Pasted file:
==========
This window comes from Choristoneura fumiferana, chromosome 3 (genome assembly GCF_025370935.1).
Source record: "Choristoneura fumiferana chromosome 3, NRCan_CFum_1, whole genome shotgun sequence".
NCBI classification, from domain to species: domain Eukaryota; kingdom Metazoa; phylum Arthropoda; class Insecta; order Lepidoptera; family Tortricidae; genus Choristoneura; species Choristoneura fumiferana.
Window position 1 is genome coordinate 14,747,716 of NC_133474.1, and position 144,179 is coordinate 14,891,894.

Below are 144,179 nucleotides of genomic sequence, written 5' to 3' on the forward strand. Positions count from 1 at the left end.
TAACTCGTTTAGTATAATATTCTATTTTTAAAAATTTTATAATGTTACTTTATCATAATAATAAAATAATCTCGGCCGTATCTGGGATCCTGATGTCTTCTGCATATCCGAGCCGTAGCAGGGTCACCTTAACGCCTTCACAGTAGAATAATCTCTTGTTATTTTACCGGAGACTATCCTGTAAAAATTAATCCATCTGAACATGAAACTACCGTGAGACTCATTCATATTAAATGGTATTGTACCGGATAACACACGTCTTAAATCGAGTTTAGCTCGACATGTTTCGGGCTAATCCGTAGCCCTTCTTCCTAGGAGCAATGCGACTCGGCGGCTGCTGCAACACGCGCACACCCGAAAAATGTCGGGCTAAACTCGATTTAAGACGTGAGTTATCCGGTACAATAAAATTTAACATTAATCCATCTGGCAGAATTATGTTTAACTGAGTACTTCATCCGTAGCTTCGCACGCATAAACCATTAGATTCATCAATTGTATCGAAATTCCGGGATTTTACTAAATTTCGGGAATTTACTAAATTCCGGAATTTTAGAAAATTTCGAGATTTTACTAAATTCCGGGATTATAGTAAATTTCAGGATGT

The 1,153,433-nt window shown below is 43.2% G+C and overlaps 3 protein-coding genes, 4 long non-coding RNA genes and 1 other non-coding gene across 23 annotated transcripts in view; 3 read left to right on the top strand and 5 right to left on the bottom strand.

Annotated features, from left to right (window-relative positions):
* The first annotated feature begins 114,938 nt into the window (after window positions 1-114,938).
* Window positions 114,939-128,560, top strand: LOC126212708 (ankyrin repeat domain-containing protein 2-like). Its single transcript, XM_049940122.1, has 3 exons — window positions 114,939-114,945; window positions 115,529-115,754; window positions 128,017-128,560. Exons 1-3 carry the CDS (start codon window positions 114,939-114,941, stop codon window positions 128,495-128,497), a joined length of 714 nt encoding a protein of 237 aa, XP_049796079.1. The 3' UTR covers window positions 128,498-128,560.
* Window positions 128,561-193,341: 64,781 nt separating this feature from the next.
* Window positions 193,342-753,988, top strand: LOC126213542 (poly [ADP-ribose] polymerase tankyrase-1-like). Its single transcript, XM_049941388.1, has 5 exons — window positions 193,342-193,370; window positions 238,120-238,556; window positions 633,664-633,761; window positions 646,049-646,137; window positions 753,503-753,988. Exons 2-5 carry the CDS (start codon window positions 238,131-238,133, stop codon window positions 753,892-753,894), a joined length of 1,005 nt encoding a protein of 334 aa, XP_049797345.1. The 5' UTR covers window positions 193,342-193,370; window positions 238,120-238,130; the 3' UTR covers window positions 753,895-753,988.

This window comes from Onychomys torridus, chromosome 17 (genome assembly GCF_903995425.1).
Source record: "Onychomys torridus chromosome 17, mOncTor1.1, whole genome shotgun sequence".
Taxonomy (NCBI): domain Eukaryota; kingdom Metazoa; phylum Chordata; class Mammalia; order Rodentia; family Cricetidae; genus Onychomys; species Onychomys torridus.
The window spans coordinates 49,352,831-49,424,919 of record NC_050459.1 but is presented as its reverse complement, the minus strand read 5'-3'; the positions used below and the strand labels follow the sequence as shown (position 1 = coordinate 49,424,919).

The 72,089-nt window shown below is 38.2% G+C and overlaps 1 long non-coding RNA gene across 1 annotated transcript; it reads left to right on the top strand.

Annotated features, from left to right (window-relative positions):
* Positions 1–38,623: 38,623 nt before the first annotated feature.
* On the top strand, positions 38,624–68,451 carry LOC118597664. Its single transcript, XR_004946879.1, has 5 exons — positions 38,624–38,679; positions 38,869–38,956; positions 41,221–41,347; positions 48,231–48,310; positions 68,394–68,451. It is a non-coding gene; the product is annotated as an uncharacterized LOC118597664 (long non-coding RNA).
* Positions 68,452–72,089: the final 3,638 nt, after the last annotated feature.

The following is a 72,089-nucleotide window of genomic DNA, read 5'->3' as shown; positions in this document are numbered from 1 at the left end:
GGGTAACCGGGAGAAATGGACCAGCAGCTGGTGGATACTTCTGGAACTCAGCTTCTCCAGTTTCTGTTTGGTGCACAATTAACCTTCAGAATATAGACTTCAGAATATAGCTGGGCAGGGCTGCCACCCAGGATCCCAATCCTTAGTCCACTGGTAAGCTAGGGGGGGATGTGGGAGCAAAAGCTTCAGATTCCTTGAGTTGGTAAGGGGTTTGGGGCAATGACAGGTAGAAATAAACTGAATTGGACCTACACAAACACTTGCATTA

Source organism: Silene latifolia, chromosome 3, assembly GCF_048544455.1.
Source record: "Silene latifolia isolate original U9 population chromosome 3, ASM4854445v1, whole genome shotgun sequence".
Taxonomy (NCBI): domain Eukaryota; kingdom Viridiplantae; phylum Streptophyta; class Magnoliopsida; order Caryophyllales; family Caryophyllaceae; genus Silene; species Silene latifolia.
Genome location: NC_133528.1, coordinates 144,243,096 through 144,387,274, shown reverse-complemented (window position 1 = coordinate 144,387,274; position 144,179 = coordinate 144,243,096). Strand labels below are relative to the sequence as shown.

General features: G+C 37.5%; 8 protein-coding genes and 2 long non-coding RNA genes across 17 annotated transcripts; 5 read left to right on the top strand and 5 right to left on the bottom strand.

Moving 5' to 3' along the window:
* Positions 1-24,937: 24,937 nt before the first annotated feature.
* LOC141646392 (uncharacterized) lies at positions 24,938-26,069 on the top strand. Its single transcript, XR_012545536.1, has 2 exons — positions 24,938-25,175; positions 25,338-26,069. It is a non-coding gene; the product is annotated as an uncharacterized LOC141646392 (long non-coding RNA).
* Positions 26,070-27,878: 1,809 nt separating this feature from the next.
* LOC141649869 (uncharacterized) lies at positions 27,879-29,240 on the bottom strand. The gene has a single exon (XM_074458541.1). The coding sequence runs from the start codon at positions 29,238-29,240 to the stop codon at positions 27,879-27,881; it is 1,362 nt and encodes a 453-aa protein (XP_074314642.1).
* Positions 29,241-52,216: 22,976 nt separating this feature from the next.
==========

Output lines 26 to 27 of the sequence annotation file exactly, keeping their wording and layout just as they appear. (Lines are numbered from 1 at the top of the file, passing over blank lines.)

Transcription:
Taxonomy (NCBI): domain Eukaryota; kingdom Viridiplantae; phylum Streptophyta; class Magnoliopsida; order Caryophyllales; family Caryophyllaceae; genus Silene; species Silene latifolia.
Genome location: NC_133528.1, coordinates 144,243,096 through 144,387,274, shown reverse-complemented (window position 1 = coordinate 144,387,274; position 144,179 = coordinate 144,243,096). Strand labels below are relative to the sequence as shown.